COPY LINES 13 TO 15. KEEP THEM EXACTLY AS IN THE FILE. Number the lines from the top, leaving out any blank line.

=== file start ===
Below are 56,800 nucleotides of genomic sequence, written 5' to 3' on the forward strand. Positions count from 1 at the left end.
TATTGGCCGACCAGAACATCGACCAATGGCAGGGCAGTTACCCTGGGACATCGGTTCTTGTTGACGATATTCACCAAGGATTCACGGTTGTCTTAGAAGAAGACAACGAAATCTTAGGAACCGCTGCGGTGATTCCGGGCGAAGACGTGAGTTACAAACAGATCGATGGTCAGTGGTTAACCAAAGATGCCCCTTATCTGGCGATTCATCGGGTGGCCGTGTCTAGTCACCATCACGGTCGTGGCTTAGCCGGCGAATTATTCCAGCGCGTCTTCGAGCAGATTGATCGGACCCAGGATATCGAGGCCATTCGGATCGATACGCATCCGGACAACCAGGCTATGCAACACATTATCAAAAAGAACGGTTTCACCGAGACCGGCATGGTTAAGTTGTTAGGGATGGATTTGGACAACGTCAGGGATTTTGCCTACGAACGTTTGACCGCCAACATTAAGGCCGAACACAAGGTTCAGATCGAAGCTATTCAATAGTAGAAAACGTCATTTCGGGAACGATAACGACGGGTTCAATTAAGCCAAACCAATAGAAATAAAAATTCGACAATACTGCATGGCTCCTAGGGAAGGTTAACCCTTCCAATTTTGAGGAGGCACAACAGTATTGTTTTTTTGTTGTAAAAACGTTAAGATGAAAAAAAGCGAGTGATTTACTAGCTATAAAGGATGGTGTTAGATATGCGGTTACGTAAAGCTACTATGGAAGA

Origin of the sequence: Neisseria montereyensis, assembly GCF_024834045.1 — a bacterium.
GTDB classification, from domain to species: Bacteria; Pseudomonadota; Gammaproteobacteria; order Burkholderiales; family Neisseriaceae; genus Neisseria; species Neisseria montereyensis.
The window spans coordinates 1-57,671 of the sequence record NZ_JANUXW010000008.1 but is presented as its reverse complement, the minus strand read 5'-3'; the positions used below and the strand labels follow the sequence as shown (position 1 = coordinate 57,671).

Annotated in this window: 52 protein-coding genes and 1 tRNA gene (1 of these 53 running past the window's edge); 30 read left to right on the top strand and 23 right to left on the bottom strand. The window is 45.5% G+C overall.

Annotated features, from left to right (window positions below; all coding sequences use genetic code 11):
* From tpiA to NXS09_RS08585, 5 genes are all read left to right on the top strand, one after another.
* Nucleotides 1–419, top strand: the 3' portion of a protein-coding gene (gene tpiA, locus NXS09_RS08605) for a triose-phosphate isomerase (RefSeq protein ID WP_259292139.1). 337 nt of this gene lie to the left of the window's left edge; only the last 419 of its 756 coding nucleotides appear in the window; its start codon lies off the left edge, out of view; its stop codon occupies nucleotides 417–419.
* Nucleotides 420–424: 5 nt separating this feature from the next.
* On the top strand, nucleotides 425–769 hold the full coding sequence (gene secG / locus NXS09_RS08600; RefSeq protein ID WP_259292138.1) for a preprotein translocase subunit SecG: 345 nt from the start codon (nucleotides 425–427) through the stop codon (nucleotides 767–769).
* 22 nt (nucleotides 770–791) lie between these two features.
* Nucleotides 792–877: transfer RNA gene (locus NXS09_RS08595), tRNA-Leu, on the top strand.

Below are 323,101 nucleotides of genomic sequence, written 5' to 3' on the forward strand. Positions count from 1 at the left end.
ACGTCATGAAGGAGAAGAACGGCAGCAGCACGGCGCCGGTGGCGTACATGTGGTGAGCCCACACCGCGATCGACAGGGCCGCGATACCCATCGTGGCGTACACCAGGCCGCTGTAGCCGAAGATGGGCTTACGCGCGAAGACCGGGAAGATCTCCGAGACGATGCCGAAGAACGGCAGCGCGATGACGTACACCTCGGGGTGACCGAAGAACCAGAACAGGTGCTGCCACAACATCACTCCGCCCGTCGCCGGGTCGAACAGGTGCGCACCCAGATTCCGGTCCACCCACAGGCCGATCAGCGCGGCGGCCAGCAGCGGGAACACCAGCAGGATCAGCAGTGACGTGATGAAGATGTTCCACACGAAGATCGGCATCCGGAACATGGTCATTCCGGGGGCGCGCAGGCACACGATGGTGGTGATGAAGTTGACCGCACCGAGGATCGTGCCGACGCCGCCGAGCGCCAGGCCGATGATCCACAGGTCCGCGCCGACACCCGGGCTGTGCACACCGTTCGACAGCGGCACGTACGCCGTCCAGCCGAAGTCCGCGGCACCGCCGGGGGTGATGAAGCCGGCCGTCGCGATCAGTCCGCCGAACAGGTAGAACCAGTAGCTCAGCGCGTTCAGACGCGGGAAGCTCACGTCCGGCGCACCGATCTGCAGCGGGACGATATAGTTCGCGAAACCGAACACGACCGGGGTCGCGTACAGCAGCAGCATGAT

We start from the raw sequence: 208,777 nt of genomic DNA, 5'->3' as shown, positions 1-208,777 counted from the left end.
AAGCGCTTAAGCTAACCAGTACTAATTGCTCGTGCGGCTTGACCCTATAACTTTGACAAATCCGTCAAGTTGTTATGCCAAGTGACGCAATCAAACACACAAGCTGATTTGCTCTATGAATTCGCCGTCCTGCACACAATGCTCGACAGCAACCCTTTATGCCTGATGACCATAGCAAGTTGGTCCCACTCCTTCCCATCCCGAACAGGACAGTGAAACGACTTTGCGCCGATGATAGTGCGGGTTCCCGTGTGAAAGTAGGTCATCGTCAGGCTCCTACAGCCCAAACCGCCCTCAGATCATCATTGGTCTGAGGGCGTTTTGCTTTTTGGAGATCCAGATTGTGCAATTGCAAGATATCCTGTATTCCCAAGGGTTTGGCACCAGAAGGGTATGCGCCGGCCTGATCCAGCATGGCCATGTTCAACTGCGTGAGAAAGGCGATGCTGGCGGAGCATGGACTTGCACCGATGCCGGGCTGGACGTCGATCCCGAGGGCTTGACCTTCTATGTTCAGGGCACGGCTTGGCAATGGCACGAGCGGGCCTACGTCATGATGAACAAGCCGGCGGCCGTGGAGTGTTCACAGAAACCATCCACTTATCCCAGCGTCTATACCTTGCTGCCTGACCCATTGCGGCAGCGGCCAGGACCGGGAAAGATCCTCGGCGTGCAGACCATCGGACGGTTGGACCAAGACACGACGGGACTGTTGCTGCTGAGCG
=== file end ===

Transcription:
* Nucleotides 792–877: transfer RNA gene (locus NXS09_RS08595), tRNA-Leu, on the top strand.

Below are 323,101 nucleotides of genomic sequence, written 5' to 3' on the forward strand. Positions count from 1 at the left end.
ACGTCATGAAGGAGAAGAACGGCAGCAGCACGGCGCCGGTGGCGTACATGTGGTGAGCCCACACCGCGATCGACAGGGCCGCGATACCCATCGTGGCGTACACCAGGCCGCTGTAGCCGAAGATGGGCTTACGCGCGAAGACCGGGAAGATCTCCGAGACGATGCCGAAGAACGGCAGCGCGATGACGTACACCTCGGGGTGACCGAAGAACCAGAACAGGTGCTGCCACAACATCACTCCGCCCGTCGCCGGGTCGAACAGGTGCGCACCCAGATTCCGGTCCACCCACAGGCCGATCAGCGCGGCGGCCAGCAGCGGGAACACCAGCAGGATCAGCAGTGACGTGATGAAGATGTTCCACACGAAGATCGGCATCCGGAACATGGTCATTCCGGGGGCGCGCAGGCACACGATGGTGGTGATGAAGTTGACCGCACCGAGGATCGTGCCGACGCCGCCGAGCGCCAGGCCGATGATCCACAGGTCCGCGCCGACACCCGGGCTGTGCACACCGTTCGACAGCGGCACGTACGCCGTCCAGCCGAAGTCCGCGGCACCGCCGGGGGTGATGAAGCCGGCCGTCGCGATCAGTCCGCCGAACAGGTAGAACCAGTAGCTCAGCGCGTTCAGACGCGGGAAGCTCACGTCCGGCGCACCGATCTGCAGCGGGACGATATAGTTCGCGAAACCGAACACGACCGGGGTCGCGTACAGCAGCAGCATGAT